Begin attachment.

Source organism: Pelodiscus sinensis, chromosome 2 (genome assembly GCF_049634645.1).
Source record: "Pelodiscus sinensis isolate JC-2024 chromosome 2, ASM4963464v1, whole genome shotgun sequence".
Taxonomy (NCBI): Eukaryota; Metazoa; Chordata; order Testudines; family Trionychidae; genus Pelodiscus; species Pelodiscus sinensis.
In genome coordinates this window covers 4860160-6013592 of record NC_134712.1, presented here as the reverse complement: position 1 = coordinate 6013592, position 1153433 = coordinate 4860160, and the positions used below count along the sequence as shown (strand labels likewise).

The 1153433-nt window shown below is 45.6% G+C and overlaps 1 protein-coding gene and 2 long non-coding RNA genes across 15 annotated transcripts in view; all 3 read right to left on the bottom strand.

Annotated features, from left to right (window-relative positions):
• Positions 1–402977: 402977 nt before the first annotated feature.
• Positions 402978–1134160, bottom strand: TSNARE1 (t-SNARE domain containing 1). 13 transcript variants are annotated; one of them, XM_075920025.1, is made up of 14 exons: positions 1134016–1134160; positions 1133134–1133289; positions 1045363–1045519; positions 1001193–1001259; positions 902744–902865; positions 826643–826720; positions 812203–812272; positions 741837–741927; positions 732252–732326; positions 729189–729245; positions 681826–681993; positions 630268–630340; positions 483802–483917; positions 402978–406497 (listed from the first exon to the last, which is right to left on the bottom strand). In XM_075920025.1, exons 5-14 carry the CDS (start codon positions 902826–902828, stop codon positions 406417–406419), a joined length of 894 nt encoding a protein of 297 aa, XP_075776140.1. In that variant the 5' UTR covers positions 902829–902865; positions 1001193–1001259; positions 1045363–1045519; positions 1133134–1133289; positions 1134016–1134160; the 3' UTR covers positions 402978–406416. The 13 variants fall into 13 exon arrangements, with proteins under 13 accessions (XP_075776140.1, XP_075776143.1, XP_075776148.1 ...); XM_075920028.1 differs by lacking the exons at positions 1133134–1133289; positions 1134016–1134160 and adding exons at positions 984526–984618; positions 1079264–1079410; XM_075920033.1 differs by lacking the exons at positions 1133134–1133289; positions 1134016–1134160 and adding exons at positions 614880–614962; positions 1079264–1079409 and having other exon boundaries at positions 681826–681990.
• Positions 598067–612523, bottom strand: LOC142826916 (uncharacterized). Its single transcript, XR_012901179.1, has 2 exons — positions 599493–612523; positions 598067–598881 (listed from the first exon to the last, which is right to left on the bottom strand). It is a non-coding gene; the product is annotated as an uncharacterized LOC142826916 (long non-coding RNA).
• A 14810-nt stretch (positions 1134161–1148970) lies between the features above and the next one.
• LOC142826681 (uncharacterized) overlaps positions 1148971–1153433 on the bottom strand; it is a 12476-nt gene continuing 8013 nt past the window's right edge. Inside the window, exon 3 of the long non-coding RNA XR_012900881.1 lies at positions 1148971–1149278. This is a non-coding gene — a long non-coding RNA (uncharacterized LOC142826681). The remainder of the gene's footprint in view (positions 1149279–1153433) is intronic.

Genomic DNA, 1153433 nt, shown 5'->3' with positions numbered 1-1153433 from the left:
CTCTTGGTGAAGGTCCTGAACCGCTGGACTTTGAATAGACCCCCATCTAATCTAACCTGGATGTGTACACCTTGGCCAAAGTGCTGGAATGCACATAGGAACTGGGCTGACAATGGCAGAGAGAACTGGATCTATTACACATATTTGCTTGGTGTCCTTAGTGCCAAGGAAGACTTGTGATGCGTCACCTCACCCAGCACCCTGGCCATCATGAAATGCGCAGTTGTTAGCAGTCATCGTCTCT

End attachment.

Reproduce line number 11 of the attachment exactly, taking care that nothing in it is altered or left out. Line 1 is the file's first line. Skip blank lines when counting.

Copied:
• LOC142826681 (uncharacterized) overlaps positions 1148971–1153433 on the bottom strand; it is a 12476-nt gene continuing 8013 nt past the window's right edge. Inside the window, exon 3 of the long non-coding RNA XR_012900881.1 lies at positions 1148971–1149278. This is a non-coding gene — a long non-coding RNA (uncharacterized LOC142826681). The remainder of the gene's footprint in view (positions 1149279–1153433) is intronic.